Alex Ebert

Alexander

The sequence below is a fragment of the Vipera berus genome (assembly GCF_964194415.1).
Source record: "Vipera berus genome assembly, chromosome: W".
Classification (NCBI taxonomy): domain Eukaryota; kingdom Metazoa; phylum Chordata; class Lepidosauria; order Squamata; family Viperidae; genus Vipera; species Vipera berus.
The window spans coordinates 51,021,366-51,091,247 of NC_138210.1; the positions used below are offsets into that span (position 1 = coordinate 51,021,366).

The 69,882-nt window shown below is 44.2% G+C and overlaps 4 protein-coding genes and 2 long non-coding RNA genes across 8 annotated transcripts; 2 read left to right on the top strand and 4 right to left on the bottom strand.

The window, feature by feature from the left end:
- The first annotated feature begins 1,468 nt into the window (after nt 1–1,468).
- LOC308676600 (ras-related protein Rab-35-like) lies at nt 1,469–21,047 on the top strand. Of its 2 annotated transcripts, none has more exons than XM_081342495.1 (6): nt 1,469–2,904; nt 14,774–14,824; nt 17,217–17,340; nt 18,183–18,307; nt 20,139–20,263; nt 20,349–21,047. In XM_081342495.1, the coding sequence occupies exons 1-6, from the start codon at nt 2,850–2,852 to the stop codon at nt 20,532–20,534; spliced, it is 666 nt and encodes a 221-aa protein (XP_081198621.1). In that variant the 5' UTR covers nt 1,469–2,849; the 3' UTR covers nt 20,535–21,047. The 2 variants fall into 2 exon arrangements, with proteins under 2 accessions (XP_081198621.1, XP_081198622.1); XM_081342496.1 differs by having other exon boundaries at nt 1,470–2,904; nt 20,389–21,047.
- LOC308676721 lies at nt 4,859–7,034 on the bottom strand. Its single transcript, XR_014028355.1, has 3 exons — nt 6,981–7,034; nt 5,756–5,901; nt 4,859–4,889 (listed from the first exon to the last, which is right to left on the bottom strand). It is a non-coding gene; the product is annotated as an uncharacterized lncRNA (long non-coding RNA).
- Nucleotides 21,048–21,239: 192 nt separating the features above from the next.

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Like most bedroom recordings, there's a strong D.I.Y. current running through Alexander, the first solo release from Alex Ebert. Better known as the esoteric leader of Edward Sharpe & the Magnetic Zeros, Ebert scales things back on this album, playing every instrument himself and handling production duties as well. For a man who spent the previous year on the road with a ten-member rock ensemble, he adapts well to the solo role, channeling Bob Dylan one minute and delving into reggae the next. The result is a sunny, homemade-sounding record, but these aren't throwaway songs -- there's enough melody here to warrant attention regardless of Ebert's success with the Magnetic Zeros, and while that band's blissed-out bombast is an obvious touchstone, Alexander covers significantly more ground. At the root of the musical melting pot is an emphasis on groove and melody, the former often taking the form of leg slaps, finger snaps, and mouth percussion (think Mungo Jerry) and the latter taking most of its cues from vintage California folk. On songs like "Remember Our Heart," horns and handclaps combine to create a lush psychedelic sound, but Ebert keeps things simple on "Glimpses," an acoustic ballad that shows he can hold his own without the aid of a sprawling band.

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